"Our cars still give out that pollution that leads to particles and ozone, our power plants do, our furnaces"
By Sebastien Malo
NEW YORK, March 19 (Thomson Reuters Foundation) - Fifteen cities in Asia and Africa could each see at least a million fewer premature deaths this century if they cut toxic carbon dioxide emissions along the levels promoted in the global climate change agreement, scientists said on Monday.
The metropolis of Kolkata in India stands to benefit most from cutting carbon pollution - a by-product of burning fossil fuels like oil, gas and coal - with 4.4 million fewer early deaths by 2100.
The findings come as nearly 200 countries are looking at ways to uphold pledges they made as part of the 2015 Paris accord to slash emissions of planet-warming gases.
The study by U.S. scientists, which was published in the journal Nature Climate Change, showed 11 of the 15 cities are on the Indian subcontinent.
India's capital, Delhi, and its northeastern city of Patna, along with Bangladesh's capital, Dhaka, and Pakistan's Lahore could each avoid between 2.6 and 4 million deaths, according to computer models applied to 154 large cities.
"They have very weak air-quality regulations currently," said Drew Shindell, the study's lead author and a professor at Duke University in the U.S. state of North Carolina.
Ibadan in Nigeria, Bandung and Jakarta in Indonesia, and Dongguan in China are the only four megacities located in other regions of the world that could also see more than a million people's lives saved with less air pollution, the study said.
To arrive at their conclusions, the scientists considered deaths indirectly tied to carbon dioxide, namely those due to surface-level micro-particles and ozone gas that form with high concentrations of carbon, Shindell said by phone.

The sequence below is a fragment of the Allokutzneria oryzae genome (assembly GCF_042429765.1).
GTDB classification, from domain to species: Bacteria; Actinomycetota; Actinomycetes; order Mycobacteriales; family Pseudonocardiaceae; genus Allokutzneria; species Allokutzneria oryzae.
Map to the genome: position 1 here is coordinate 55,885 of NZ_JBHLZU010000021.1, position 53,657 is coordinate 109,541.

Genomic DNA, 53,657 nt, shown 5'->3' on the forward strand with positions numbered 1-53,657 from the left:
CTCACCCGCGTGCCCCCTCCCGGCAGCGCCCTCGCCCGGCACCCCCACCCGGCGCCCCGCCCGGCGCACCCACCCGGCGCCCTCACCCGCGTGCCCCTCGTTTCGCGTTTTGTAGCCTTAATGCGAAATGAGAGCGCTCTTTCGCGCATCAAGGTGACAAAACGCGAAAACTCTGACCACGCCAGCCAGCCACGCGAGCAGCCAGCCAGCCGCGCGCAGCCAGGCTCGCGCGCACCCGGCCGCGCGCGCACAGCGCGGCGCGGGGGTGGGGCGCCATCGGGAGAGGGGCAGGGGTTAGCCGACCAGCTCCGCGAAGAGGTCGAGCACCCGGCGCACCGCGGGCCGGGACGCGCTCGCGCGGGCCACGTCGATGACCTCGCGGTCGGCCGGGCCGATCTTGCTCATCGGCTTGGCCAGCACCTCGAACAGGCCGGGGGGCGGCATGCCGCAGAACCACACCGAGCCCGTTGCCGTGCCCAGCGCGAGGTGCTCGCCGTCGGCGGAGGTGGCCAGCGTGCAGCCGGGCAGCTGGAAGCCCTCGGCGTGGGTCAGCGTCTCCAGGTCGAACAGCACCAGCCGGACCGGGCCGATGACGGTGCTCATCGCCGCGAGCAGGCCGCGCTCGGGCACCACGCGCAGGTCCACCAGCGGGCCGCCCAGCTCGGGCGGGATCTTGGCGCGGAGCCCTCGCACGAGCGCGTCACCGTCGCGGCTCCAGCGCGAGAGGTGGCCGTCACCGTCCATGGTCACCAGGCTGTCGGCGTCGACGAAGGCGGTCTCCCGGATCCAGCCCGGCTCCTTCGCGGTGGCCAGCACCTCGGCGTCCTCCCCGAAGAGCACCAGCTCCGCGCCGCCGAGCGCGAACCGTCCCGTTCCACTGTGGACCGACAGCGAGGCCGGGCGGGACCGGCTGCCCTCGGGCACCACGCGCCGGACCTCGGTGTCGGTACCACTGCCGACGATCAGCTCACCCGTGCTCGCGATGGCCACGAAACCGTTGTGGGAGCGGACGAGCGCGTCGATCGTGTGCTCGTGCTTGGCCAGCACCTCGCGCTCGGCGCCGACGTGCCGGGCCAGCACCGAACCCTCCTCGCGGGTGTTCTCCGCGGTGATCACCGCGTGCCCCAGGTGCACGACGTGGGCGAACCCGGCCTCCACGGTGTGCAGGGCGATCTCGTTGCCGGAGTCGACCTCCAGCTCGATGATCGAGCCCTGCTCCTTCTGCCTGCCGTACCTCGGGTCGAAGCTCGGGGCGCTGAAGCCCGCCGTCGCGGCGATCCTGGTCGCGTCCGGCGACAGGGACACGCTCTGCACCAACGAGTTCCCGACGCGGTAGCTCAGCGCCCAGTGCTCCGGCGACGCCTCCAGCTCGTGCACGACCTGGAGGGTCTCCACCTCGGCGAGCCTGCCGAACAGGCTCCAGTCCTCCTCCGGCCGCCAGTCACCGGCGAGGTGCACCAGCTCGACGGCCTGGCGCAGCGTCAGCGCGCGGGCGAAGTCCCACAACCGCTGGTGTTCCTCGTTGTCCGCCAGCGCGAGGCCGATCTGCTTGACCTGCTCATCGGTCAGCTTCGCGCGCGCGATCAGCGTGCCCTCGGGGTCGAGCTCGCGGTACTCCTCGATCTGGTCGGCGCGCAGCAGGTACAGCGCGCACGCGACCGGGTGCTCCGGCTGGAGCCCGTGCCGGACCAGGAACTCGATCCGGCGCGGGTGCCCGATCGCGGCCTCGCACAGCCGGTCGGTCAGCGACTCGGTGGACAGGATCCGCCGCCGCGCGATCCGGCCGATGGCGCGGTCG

Those deaths are typically caused by respiratory ailments and cardiovascular diseases such as strokes and lung cancer, the researchers said.
"Our cars still give out that pollution that leads to particles and ozone, our power plants do, our furnaces," Shindell told the Thomson Reuters Foundation.
"You see that black smoke when people fire up their oil burners in the winter - it's black because there are particles."
The scientists' estimates are based on nations achieving the carbon emissions cuts necessary to meet the Paris accord's most ambitious target of keeping the global temperature hike to 1.5 Celsius (2.7 Fahrenheit) above pre-industrial times.
But according to a draft United Nations' report seen by Reuters earlier this year, unless governments make unprecedented economic shifts from fossil fuels, temperatures are on track to breach the 1.5C limit.
(Reporting by Sebastien Malo @sebastienmalo, Editing by Robert Carmichael. Please credit the Thomson Reuters Foundation, the charitable arm of Thomson Reuters, that covers humanitarian news, women's rights, trafficking, property rights, climate change and resilience. Visit http://news.trust.org)
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